If the title of this article sounds hypocritical, that one isn’t “practicing what one preaches”, then you’ve taken a good first step, that of examination.
What makes living as an atheist but thinking as an agnostic not-so-hypocritical is that agnosticism isn’t a form of preaching, it’s a form of avoiding preaching because it’s a way of steering clear of dogmatism.
In this article you will learn how to hold an agnostic view toward the existence of god(s), while living more or less as an atheist. I’m mostly addressing “nontheists”, that is, those who choose not to believe in god(s), whether they merely suspend belief (agnosticism), or deny the existence of god(s) outright (atheism). If you’re a theist (as opposed to atheist), sorry to disappoint; but this article is not designed to argue with you.
1. Try to Determine Whether You’re an Agnostic, or an Atheist, Intellectually Speaking
By “intellectually speaking” I intend to mean “in theory” as opposed to “in practice”. There are two basic types of agnosticism, one that’s “softer” and one that’s “harder”. The hard type of agnostic claims that knowledge of God is beyond man’s ken, that we cannot know with certainty whether or not God exists. The softer kind of agnosticism is more personal and indicates of the agnostic that I do not know whether there is a God or not, and makes no major claims about the possibility of anyone ever knowing.
If you are an atheist then you’re making a truth claim regarding the existence of God. You’re denying God’s existence by endorsing the statement “God does not exist” or “gods do not exist.” In this regard you’re going further than the agnostic because you’re not only saying you don’t have knowledge that god(s) exist, but you’re taking it to the extreme that you know for certain that god(s) do not exist.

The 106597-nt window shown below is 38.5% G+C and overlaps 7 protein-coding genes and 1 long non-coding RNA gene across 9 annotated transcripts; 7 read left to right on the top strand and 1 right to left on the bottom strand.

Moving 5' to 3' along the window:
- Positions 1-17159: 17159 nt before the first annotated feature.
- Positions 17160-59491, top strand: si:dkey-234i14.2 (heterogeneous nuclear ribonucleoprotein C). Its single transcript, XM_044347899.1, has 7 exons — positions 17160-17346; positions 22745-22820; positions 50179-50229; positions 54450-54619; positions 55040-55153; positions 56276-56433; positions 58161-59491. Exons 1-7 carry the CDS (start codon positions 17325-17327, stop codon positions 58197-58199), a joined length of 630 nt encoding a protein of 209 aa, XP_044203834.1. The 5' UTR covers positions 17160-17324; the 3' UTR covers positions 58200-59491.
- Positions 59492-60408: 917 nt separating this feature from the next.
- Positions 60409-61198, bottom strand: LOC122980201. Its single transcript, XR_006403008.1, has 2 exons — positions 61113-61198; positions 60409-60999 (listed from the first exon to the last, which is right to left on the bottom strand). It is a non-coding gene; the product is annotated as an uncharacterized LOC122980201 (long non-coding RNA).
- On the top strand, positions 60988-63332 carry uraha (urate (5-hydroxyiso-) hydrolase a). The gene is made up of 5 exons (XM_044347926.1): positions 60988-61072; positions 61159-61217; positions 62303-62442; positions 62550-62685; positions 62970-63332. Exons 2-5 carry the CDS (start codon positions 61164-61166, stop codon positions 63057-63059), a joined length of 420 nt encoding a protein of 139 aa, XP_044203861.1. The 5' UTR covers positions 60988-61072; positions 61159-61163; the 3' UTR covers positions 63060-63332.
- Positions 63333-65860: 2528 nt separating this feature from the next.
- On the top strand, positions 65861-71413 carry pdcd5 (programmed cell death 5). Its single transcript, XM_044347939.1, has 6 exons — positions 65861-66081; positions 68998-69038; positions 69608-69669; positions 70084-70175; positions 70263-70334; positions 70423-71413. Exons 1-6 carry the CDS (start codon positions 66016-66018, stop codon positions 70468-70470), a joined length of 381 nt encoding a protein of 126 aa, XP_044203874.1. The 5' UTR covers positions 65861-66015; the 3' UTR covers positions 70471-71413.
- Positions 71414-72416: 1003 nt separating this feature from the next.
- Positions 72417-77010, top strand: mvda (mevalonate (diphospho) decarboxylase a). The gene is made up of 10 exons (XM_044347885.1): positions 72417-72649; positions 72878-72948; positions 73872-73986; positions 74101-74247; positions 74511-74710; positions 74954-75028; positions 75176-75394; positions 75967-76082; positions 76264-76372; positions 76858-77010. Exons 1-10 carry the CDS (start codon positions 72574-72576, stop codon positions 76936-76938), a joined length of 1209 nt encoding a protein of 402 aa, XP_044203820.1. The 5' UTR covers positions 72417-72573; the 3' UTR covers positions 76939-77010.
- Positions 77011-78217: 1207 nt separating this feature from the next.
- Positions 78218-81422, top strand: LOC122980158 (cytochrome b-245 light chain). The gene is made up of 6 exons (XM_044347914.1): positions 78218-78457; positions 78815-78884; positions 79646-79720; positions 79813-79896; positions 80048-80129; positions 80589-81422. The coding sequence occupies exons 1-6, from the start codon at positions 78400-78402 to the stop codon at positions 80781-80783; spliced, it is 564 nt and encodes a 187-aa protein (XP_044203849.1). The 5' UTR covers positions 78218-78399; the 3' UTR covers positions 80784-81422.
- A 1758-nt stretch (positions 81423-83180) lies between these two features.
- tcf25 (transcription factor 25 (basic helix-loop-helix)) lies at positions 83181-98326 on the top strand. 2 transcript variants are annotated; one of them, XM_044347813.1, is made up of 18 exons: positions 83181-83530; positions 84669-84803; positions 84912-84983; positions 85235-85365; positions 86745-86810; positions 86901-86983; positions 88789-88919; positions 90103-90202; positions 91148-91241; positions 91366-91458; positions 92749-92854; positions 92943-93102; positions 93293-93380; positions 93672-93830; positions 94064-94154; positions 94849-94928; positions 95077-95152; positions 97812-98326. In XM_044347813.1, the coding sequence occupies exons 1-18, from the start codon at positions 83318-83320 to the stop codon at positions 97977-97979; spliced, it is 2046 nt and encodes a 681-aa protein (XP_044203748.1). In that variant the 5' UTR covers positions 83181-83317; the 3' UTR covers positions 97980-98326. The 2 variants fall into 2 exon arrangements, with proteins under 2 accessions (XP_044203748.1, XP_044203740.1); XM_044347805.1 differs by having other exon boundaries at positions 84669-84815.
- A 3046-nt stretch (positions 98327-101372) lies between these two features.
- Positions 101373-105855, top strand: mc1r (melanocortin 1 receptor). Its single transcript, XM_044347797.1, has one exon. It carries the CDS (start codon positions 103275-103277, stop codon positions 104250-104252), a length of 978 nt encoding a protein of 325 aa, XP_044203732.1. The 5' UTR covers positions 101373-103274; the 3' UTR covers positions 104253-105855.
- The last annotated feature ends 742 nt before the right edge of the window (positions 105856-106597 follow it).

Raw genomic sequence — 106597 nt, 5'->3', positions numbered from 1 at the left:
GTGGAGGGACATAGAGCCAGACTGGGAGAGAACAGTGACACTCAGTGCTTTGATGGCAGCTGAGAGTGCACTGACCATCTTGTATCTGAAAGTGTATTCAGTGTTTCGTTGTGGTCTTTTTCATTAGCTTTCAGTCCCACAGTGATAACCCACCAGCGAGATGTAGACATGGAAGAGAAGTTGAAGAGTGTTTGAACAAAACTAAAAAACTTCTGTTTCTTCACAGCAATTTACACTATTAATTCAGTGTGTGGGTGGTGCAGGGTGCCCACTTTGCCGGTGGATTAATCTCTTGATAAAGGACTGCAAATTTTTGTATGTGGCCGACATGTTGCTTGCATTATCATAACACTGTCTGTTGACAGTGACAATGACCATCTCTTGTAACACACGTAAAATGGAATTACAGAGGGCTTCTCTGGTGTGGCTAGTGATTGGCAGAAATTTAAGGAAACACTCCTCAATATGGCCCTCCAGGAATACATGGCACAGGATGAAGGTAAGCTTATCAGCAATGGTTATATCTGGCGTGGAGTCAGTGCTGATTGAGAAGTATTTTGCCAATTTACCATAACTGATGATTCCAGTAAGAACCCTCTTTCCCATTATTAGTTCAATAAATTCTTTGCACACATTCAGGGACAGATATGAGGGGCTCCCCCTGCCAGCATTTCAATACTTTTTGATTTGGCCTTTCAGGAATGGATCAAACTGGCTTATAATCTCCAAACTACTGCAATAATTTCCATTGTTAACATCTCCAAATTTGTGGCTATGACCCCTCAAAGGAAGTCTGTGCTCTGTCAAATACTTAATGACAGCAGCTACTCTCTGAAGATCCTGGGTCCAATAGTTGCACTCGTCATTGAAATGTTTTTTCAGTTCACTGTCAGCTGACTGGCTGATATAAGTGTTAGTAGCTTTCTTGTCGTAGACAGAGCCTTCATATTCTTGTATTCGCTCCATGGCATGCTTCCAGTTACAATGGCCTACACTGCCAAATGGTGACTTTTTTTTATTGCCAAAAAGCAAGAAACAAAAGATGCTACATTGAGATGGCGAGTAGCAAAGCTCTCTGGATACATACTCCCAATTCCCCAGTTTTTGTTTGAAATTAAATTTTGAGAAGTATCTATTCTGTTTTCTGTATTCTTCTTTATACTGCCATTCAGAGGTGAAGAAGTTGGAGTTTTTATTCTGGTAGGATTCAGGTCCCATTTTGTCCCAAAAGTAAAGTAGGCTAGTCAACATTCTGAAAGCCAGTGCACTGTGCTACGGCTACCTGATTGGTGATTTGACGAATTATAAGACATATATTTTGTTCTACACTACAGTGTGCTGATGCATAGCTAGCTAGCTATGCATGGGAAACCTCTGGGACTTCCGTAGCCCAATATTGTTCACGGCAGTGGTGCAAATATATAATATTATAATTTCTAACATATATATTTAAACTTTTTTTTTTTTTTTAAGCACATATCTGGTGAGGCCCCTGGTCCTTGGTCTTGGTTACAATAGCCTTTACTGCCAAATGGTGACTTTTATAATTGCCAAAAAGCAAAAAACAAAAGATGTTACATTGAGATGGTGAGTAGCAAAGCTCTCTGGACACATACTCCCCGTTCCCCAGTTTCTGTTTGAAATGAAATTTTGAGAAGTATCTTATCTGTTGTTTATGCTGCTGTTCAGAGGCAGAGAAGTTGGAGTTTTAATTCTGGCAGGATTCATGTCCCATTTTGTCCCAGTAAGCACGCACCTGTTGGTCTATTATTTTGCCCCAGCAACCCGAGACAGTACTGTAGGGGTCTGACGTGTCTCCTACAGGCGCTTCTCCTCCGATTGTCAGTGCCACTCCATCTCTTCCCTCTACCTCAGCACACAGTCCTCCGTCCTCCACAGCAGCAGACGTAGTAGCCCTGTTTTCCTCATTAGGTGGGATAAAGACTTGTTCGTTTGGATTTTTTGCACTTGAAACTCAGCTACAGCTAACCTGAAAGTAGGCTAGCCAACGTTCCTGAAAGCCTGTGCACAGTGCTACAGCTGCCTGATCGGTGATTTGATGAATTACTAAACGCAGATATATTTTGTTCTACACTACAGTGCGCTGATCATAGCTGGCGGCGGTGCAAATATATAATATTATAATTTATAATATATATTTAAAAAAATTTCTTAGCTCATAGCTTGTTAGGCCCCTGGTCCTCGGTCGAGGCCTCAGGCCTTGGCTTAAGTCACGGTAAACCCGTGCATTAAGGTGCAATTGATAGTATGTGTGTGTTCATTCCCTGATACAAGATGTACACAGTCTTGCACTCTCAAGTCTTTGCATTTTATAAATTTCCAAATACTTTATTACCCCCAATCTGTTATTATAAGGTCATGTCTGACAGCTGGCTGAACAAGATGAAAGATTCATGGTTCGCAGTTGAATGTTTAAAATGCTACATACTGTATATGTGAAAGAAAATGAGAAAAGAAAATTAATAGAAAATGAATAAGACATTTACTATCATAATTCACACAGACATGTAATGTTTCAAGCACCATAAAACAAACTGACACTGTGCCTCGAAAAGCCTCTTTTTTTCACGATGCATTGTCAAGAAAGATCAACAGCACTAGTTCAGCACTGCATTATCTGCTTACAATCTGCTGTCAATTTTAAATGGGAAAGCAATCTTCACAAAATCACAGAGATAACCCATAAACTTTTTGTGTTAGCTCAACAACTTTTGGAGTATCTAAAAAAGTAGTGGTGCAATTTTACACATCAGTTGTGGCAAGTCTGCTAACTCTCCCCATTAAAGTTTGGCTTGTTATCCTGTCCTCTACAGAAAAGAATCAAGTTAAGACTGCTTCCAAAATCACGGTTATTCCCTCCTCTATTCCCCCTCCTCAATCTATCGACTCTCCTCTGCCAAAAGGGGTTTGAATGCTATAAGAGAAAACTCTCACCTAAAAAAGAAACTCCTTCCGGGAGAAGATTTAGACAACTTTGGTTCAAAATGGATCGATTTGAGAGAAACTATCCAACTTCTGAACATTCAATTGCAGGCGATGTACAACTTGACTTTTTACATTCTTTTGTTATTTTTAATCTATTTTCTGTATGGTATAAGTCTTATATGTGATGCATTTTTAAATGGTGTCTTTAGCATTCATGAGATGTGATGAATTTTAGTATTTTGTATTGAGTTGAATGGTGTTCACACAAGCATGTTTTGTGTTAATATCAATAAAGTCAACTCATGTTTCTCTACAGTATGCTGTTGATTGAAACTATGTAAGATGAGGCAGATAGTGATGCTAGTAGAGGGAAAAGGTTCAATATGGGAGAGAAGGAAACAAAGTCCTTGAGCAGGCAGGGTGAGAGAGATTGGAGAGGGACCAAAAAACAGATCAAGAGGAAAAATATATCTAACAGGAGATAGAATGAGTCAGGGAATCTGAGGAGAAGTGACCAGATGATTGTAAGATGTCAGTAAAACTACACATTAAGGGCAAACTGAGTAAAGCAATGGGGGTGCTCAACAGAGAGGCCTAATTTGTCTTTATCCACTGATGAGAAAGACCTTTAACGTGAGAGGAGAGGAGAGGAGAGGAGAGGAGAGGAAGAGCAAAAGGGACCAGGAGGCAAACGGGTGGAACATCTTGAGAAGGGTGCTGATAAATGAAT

2. Atheists, Ask Yourselves If You’re Absolutely Certain that God Doesn’t Exist
Do some of your arguments against the existence of God also, ironically, serve as good arguments against your own position?
For instance, one of the better arguments against knowing the existence of God is that the hypothesis “God exists” is “untestable”. An untestable hypothesis is one that can’t be falsified. An example of this would be “somewhere exists a glitter-coated praying mantis that tells jokes.” Well, we could look day and night, hither, thither and yon; and if we don’t find such a mantis, it still doesn’t prove that there isn’t one. Likewise with God — just because we can’t disprove the existence of god(s) does not suffice as proof that no such god(s) exist.
3. Agnostics, Consider the Practical Sphere, Day-to-day Life
Do you live as if god(s) exist, or as if they don’t exist? You might say that you live in neither way since you don’t know. The problem here is that life confronts us with choices that often boil down to notions associated with the existence or non-existence of god(s). One overarching choice is whether to live as if there’s an afterlife or not. Strictly speaking, belief in god(s) doesn’t necessitate belief in an afterlife. However, in a culture steeped in Western religion such as Christianity, the afterlife becomes an issue. Reincarnation would be an Eastern version of similar. Do you live as if this is all there is or as if this is only a brief stage, a prelude to better (or worse) days to come?